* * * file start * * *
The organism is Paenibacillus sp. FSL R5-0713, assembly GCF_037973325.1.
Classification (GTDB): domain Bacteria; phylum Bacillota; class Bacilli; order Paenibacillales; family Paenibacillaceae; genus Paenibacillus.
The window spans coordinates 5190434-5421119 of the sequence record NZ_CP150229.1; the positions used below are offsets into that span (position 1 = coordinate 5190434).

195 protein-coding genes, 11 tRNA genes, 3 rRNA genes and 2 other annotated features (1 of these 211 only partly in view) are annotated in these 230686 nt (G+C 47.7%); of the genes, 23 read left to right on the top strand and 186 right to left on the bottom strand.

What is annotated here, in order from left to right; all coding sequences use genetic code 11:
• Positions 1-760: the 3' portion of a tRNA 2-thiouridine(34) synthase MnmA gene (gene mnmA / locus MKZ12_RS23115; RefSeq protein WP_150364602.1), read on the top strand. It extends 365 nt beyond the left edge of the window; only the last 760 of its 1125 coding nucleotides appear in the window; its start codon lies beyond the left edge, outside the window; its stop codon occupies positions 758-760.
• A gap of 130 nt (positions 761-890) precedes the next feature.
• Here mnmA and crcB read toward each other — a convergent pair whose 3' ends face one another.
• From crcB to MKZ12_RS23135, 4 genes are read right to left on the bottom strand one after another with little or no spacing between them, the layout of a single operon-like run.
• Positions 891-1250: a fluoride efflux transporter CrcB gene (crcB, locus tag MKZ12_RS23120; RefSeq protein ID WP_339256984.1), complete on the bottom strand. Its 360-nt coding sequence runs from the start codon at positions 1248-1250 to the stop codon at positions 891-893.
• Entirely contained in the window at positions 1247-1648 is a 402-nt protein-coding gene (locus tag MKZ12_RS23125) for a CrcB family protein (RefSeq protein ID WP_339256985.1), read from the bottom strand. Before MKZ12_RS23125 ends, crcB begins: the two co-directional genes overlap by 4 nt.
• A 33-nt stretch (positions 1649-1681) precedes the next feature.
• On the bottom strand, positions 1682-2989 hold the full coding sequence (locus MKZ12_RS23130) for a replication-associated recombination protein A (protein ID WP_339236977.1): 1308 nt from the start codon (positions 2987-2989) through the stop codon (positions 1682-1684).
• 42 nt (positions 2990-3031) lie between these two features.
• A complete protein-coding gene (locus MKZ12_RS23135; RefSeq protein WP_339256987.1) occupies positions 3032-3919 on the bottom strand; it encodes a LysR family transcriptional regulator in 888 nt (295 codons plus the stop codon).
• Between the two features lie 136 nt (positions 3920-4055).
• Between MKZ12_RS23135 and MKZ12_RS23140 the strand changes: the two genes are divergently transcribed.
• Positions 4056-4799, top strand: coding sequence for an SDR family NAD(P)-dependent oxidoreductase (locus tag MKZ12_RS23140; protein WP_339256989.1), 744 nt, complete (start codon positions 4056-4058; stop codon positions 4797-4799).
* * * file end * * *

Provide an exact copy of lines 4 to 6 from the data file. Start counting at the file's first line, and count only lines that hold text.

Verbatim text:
195 protein-coding genes, 11 tRNA genes, 3 rRNA genes and 2 other annotated features (1 of these 211 only partly in view) are annotated in these 230686 nt (G+C 47.7%); of the genes, 23 read left to right on the top strand and 186 right to left on the bottom strand.

What is annotated here, in order from left to right; all coding sequences use genetic code 11:
• Positions 1-760: the 3' portion of a tRNA 2-thiouridine(34) synthase MnmA gene (gene mnmA / locus MKZ12_RS23115; RefSeq protein WP_150364602.1), read on the top strand. It extends 365 nt beyond the left edge of the window; only the last 760 of its 1125 coding nucleotides appear in the window; its start codon lies beyond the left edge, outside the window; its stop codon occupies positions 758-760.